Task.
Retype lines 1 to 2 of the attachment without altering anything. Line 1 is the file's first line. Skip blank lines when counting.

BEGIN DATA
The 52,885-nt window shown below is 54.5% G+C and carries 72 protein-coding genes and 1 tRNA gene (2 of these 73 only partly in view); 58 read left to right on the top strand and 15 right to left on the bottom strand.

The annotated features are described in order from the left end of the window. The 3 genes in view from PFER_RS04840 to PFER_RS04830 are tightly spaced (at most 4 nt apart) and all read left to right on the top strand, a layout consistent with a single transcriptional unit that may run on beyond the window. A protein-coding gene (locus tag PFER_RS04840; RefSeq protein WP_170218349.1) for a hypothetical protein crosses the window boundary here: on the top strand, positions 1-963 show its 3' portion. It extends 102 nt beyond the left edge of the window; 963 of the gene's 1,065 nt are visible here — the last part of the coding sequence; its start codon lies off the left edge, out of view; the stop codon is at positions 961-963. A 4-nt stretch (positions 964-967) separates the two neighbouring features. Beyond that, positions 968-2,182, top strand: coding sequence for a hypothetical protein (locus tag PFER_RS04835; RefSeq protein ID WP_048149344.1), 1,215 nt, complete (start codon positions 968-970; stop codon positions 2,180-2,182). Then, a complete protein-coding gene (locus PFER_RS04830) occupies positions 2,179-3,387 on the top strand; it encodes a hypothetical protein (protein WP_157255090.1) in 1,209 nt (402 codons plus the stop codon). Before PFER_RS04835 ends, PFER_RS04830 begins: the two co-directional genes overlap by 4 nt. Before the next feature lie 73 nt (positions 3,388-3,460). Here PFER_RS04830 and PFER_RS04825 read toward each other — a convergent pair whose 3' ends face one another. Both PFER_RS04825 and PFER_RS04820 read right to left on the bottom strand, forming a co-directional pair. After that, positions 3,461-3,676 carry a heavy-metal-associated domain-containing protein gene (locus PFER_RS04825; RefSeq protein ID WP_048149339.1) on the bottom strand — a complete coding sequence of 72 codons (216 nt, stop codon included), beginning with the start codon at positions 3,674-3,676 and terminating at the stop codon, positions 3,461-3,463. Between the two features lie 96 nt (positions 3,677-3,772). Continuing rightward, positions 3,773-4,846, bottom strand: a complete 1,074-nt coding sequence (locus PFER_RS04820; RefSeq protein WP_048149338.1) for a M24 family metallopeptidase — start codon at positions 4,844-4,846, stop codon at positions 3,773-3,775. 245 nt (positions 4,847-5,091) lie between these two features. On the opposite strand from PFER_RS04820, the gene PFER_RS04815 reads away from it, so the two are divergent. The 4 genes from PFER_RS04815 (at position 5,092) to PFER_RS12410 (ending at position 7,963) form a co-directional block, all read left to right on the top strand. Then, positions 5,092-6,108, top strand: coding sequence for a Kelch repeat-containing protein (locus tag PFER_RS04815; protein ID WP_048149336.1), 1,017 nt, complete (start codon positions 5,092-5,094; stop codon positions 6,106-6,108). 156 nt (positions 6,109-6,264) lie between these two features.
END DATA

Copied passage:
The 52,885-nt window shown below is 54.5% G+C and carries 72 protein-coding genes and 1 tRNA gene (2 of these 73 only partly in view); 58 read left to right on the top strand and 15 right to left on the bottom strand.

The annotated features are described in order from the left end of the window. The 3 genes in view from PFER_RS04840 to PFER_RS04830 are tightly spaced (at most 4 nt apart) and all read left to right on the top strand, a layout consistent with a single transcriptional unit that may run on beyond the window. A protein-coding gene (locus tag PFER_RS04840; RefSeq protein WP_170218349.1) for a hypothetical protein crosses the window boundary here: on the top strand, positions 1-963 show its 3' portion. It extends 102 nt beyond the left edge of the window; 963 of the gene's 1,065 nt are visible here — the last part of the coding sequence; its start codon lies off the left edge, out of view; the stop codon is at positions 961-963. A 4-nt stretch (positions 964-967) separates the two neighbouring features. Beyond that, positions 968-2,182, top strand: coding sequence for a hypothetical protein (locus tag PFER_RS04835; RefSeq protein ID WP_048149344.1), 1,215 nt, complete (start codon positions 968-970; stop codon positions 2,180-2,182). Then, a complete protein-coding gene (locus PFER_RS04830) occupies positions 2,179-3,387 on the top strand; it encodes a hypothetical protein (protein WP_157255090.1) in 1,209 nt (402 codons plus the stop codon). Before PFER_RS04835 ends, PFER_RS04830 begins: the two co-directional genes overlap by 4 nt. Before the next feature lie 73 nt (positions 3,388-3,460). Here PFER_RS04830 and PFER_RS04825 read toward each other — a convergent pair whose 3' ends face one another. Both PFER_RS04825 and PFER_RS04820 read right to left on the bottom strand, forming a co-directional pair. After that, positions 3,461-3,676 carry a heavy-metal-associated domain-containing protein gene (locus PFER_RS04825; RefSeq protein ID WP_048149339.1) on the bottom strand — a complete coding sequence of 72 codons (216 nt, stop codon included), beginning with the start codon at positions 3,674-3,676 and terminating at the stop codon, positions 3,461-3,463. Between the two features lie 96 nt (positions 3,677-3,772). Continuing rightward, positions 3,773-4,846, bottom strand: a complete 1,074-nt coding sequence (locus PFER_RS04820; RefSeq protein WP_048149338.1) for a M24 family metallopeptidase — start codon at positions 4,844-4,846, stop codon at positions 3,773-3,775. 245 nt (positions 4,847-5,091) lie between these two features. On the opposite strand from PFER_RS04820, the gene PFER_RS04815 reads away from it, so the two are divergent. The 4 genes from PFER_RS04815 (at position 5,092) to PFER_RS12410 (ending at position 7,963) form a co-directional block, all read left to right on the top strand. Then, positions 5,092-6,108, top strand: coding sequence for a Kelch repeat-containing protein (locus tag PFER_RS04815; protein ID WP_048149336.1), 1,017 nt, complete (start codon positions 5,092-5,094; stop codon positions 6,106-6,108). 156 nt (positions 6,109-6,264) lie between these two features.